McGregor helped the promoter achieve record sales in 2015, and himself accounted for over a quarter of the pay-per-view revenues from just two fights. However, McGregor's future in the sport remains in doubt after he was arrested for attacking a bus containing fighters at a press conference for UFC 223 at the Barclays Center in New York.
McGregor has not contested a UFC bout since November 2016, albeit he entered the boxing ring last year to compete in a high-profile fight against multiple world champion Floyd Mayweather. The Irishman later told reporters that he wanted UFC to make an attractive offer after his “billion-dollar fight” with Mayweather, which the US boxer won.
Asked in March how McGregor can be replaced in the meantime, Epstein said: “We’re not looking to replace him, but we’re always in the process of developing new talent and stars. At any one time we have 10 to 15 athletes, male and female, that we think can become as big.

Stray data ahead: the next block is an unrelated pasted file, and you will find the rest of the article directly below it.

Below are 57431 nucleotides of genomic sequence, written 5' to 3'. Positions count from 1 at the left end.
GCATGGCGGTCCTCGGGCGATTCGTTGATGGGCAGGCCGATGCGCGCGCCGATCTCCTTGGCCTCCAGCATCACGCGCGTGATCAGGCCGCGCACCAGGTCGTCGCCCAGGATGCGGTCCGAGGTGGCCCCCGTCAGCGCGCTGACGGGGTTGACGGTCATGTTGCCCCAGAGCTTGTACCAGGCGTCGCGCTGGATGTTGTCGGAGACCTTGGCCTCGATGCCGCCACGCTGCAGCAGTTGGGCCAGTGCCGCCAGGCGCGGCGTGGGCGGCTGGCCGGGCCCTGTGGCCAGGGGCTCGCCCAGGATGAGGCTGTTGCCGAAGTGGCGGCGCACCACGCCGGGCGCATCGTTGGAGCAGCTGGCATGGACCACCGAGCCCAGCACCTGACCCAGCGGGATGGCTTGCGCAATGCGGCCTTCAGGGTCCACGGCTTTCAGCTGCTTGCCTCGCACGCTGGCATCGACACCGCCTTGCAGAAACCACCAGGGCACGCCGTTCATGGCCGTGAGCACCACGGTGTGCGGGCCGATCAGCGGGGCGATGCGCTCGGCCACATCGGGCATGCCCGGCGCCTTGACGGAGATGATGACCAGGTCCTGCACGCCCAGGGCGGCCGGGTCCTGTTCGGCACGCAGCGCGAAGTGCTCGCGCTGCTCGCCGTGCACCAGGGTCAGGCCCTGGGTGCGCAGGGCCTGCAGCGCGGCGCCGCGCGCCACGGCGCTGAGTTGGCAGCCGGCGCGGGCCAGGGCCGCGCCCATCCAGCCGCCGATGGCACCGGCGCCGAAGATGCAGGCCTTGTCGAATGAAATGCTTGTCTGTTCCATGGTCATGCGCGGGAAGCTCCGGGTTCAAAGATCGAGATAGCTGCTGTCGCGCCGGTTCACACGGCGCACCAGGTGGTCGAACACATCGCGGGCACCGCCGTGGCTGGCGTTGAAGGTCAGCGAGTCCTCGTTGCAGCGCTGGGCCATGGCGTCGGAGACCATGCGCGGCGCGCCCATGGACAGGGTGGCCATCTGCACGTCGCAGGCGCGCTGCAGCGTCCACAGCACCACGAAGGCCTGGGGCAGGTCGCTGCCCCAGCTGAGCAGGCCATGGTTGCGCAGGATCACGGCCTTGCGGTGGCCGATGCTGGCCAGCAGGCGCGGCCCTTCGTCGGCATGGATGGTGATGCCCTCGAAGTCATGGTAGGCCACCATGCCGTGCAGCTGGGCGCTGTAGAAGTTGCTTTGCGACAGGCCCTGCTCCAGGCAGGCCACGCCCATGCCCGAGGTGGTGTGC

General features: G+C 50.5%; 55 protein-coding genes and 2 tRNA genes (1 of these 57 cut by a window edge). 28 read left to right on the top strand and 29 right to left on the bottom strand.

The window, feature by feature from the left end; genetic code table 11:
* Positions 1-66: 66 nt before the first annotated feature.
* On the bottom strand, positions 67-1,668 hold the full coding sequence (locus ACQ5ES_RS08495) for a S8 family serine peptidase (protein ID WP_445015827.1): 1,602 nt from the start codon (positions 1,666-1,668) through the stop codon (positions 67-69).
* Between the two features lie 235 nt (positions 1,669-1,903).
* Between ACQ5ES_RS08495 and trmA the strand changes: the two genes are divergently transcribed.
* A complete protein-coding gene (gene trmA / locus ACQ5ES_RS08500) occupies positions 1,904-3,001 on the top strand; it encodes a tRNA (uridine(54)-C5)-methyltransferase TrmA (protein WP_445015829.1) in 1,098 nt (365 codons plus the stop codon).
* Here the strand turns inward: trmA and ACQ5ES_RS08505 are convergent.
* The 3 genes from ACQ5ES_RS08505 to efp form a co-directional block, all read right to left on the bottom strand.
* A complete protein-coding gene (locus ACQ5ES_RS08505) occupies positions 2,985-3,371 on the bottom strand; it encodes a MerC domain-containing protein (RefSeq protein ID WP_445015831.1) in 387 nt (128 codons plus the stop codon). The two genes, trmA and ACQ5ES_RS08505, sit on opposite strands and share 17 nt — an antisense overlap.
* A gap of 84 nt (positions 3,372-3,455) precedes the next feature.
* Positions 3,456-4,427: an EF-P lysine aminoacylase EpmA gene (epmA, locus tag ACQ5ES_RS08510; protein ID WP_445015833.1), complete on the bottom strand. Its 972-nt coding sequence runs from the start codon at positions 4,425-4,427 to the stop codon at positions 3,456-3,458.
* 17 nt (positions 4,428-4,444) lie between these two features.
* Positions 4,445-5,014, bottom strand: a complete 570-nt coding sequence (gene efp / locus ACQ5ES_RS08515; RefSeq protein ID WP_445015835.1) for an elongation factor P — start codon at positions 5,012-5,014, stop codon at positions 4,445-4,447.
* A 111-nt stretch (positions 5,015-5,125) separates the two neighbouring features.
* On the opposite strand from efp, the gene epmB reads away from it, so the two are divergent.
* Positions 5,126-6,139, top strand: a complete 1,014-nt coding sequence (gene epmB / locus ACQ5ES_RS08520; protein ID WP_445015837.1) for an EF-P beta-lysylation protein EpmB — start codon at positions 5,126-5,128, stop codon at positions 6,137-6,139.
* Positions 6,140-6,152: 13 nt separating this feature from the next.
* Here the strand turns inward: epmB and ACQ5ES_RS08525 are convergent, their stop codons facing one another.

“What you have to have for someone to reach stardom is a balance between success in the octagon and personality. Conor was very successful and has an incredible personality. People are interested in him driving cars or wearing watches. But you have to have both. Recently, there were a couple of stars on the rise and they lost. Now they have to build themselves back up.”
The loss of UFC rights is being regarded by some commentators as a heavy blow to Fox, which is reported to be set to compensate by switching its attention to World Wrestling Entertainment, the USA-based wrestling entertainment series.
WWE is said to be poised to sign a lucrative domestic rights agreement with Fox Sports, the cable and satellite broadcaster, from October 2019 onwards.
The deal for rights to WWE’s ‘Smackdown Live’ programme would be worth $205 million per year, topping $1 billion over the duration of the five-year agreement, according to various reports.
Rights to Smackdown Live and ‘Raw’ are currently held by Comcast’s NBCUniversal, which pays around $180 million per year.Sportcal